How complicated these things are to explain.

Then there was Looking Back, which was short-listed for the T.S. Eliot prize in 1997. It gave me great pleasure to write, or at least the poems about my ancestors did, because of my obsession with genealogy, but shortly afterwards, oddly enough, I lost interest in writing poems for some years, and devoted myself to the ancestors in a big way.

Dragon Talk was important, by virtue of the fact that it marked my return to writing poetry after a gap of several years. However, I certainly wouldn’t call it my best collection; it was a necessary one, to get the wheels turning again, but afterwards I moved on in different directions.

The only book I actually conceived and embarked on as a single entity, in the way you might embark on a novel, was The Land Ballot. I wrote three or four poems about my father’s childhood, and then it dawned on me that  I might be able to produce enough for a book. I did enormous amounts of research for this, over a period of two years, 2012-2013, building up a picture of this remote community and its inhabitants, and was totally immersed in it. Two of the happiest years of my life as a writer. On the other hand, one of the happiest years of my life as a person was 1977-8 (September-June), living in the Lake District as writer in residence at Charlotte Mason College in Ambleside, surrounded by amazing scenery, with time to walk and explore and make discoveries, as well as making a quantity of new friends and spending more time than usual with many of the old ones: if you live in a famously beautiful place and have a spare bedroom you suddenly become very popular. But the poems that emerged from this time are scattered between more than one published collection.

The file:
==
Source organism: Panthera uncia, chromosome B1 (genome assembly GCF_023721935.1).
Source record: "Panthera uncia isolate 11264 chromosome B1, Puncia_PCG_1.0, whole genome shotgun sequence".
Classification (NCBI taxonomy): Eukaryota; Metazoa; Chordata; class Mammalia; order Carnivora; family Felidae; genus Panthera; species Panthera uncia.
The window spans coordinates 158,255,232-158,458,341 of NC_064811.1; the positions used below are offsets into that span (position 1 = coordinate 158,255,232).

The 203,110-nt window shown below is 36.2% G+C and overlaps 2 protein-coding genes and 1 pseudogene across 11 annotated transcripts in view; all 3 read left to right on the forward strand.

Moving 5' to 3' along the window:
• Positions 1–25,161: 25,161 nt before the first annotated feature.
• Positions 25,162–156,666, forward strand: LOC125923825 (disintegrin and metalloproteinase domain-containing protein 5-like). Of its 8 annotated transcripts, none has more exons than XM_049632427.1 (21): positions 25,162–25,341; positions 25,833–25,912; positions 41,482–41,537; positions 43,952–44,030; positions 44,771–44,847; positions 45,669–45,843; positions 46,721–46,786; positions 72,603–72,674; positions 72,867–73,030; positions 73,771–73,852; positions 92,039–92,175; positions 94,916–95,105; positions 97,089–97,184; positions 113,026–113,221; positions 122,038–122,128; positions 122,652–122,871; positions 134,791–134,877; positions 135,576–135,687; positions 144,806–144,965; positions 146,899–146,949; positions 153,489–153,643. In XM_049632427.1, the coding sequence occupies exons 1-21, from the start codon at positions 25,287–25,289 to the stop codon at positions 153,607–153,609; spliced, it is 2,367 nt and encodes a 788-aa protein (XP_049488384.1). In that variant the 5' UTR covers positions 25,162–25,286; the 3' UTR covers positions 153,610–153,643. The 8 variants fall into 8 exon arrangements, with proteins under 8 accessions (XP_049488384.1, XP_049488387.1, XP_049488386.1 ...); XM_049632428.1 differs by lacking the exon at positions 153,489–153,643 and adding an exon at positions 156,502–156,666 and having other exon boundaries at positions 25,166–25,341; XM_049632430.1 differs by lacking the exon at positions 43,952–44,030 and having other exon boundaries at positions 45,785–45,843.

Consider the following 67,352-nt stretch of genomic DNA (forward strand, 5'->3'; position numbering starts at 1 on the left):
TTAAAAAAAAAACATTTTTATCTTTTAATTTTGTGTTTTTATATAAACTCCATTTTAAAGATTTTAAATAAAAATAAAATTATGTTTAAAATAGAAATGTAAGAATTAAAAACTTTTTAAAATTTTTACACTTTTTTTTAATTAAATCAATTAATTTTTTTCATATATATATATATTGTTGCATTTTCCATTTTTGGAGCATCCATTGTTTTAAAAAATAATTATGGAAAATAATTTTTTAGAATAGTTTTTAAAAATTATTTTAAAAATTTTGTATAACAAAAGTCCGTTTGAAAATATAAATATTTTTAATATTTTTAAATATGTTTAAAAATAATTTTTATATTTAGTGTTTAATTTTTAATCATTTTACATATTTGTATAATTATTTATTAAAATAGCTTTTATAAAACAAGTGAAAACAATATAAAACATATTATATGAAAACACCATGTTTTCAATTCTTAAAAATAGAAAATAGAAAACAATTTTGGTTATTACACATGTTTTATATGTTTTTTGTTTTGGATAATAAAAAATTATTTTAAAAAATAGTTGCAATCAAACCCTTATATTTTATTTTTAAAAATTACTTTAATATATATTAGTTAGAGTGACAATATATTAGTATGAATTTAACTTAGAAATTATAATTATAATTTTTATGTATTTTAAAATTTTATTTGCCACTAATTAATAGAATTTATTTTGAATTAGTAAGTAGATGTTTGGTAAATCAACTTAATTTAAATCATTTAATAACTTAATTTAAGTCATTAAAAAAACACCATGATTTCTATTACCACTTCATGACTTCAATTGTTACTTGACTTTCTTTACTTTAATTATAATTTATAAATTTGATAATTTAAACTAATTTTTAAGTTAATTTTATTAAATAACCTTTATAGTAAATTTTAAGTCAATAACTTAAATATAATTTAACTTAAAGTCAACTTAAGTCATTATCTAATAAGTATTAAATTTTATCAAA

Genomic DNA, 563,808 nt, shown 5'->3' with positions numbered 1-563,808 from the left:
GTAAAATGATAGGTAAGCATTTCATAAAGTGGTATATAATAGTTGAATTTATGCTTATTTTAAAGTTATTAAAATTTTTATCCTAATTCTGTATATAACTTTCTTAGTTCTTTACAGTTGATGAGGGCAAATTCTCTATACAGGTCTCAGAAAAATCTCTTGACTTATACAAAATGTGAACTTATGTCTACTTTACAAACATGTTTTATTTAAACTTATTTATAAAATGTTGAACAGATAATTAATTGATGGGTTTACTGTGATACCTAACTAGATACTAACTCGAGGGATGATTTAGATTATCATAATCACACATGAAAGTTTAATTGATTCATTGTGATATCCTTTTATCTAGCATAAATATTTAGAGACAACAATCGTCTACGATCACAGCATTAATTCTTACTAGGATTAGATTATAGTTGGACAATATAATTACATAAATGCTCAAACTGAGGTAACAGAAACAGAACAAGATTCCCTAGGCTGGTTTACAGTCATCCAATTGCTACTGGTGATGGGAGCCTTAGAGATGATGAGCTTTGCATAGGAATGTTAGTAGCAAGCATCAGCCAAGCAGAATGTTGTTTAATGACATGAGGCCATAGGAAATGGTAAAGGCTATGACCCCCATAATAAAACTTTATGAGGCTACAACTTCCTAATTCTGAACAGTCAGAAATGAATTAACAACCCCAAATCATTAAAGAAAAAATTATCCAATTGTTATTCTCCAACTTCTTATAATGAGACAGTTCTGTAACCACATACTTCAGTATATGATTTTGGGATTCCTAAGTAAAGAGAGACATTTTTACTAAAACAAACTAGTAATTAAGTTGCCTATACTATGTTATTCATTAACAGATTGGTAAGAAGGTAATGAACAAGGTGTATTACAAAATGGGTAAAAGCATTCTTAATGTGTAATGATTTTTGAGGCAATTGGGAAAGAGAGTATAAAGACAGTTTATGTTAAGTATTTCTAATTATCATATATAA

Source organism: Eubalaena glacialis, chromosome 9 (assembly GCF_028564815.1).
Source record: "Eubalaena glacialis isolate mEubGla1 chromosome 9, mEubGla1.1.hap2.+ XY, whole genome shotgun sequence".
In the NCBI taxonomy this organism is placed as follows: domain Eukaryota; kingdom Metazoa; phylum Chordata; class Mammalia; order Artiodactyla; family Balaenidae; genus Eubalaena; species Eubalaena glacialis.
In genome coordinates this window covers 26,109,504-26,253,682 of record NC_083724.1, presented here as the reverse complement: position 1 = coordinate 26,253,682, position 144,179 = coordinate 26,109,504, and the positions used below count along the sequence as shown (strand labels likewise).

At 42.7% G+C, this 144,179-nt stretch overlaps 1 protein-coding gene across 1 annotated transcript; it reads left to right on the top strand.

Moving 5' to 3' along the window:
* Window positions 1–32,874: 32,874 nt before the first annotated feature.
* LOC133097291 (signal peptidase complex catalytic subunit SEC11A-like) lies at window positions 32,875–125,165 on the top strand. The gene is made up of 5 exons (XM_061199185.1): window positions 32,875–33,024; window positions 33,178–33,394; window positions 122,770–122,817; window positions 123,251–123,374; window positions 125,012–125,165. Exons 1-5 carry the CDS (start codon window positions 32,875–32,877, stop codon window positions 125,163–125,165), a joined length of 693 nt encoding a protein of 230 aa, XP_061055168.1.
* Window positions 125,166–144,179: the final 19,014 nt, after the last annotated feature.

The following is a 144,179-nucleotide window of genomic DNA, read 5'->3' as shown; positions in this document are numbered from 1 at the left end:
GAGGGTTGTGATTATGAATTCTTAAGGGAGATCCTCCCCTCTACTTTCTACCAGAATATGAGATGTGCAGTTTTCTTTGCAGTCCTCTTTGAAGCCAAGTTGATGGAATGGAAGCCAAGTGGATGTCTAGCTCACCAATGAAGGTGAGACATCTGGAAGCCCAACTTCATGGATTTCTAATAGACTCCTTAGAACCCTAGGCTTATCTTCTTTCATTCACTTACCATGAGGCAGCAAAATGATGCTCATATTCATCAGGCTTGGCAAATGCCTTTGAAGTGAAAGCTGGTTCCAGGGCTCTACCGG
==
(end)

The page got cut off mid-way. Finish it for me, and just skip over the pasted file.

As there was only one lamp

they had to spend the winter evenings

at the table, close enough to share

its kerosene – perfumed radiance –

 

his mother sewing, and he

reading aloud to her the books

he borrowed from Mr Honoré

or the Daysh boys on the next farm

 

from ‘Evenings with Mother’ (originally published in The Land Ballot, Bloodaxe Books and VUP, 2014)

 

Paula: I love the way a poem becomes a miniature absorbing world for both reader and writer, and the way the context of its making is important for the poet. Reading a book is akin to listening to a symphony; you absorb the composition as a whole with certain notes and melodies standing out. I also loved The Incident Book with its fertile movement, physical beacons and emotional underlay. I keep going back to ‘The Chiffonier’, both a conversation with and portrait of your mother. The ending never fails to move me.

But I also loved Looking Back and The Land Ballot, two collections that consider ancestors, the past and the present, an attachment (and detachment) to two places, the UK and New Zealand. I guess it gets personal; the fact I am drawn to the gaping hole of my ancestors with insistent curiosity and the fact your exquisite writing satisfies my interest as a poet. Heart and mind are both engaged. Questions might arise, I feel and think multiple things, the music holds me, the intimacy is breathtaking.

What attracts you in poetry you admire?

Fleur: Another impossible question. The simple answer is simply expressed in the last line of my poem ‘The Prize-Winning Poem’: “it’s got to be good.”  Of course you will ask what is the nature of that ‘goodness’, or excellence? I could talk about the tone, the rhythms, the emotional resonances, the sense of mystery or wonder that poems sometimes induce, but what I always want a poem to do is surprise me. The only full answer would be a list of poems I have admired over the years, which would be impractical.